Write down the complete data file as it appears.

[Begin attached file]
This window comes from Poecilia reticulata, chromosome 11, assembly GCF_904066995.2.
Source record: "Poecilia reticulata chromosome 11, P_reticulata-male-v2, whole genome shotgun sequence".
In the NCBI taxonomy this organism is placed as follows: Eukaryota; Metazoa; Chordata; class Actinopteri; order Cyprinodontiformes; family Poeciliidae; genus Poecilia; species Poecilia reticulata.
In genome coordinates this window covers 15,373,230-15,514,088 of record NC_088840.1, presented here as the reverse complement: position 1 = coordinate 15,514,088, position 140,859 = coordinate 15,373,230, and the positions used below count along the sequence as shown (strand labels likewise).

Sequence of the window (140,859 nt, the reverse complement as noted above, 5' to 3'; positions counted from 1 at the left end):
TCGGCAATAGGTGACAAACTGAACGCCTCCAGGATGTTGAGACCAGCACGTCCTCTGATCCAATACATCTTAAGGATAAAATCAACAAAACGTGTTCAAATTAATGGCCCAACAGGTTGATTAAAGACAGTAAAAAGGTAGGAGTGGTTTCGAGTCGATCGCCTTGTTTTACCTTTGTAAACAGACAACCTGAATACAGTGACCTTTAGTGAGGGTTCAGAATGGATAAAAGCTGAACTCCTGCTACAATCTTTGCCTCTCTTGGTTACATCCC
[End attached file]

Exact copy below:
This window comes from Poecilia reticulata, chromosome 11, assembly GCF_904066995.2.
Source record: "Poecilia reticulata chromosome 11, P_reticulata-male-v2, whole genome shotgun sequence".
In the NCBI taxonomy this organism is placed as follows: Eukaryota; Metazoa; Chordata; class Actinopteri; order Cyprinodontiformes; family Poeciliidae; genus Poecilia; species Poecilia reticulata.
In genome coordinates this window covers 15,373,230-15,514,088 of record NC_088840.1, presented here as the reverse complement: position 1 = coordinate 15,514,088, position 140,859 = coordinate 15,373,230, and the positions used below count along the sequence as shown (strand labels likewise).

Sequence of the window (140,859 nt, the reverse complement as noted above, 5' to 3'; positions counted from 1 at the left end):
TCGGCAATAGGTGACAAACTGAACGCCTCCAGGATGTTGAGACCAGCACGTCCTCTGATCCAATACATCTTAAGGATAAAATCAACAAAACGTGTTCAAATTAATGGCCCAACAGGTTGATTAAAGACAGTAAAAAGGTAGGAGTGGTTTCGAGTCGATCGCCTTGTTTTACCTTTGTAAACAGACAACCTGAATACAGTGACCTTTAGTGAGGGTTCAGAATGGATAAAAGCTGAACTCCTGCTACAATCTTTGCCTCTCTTGGTTACATCCC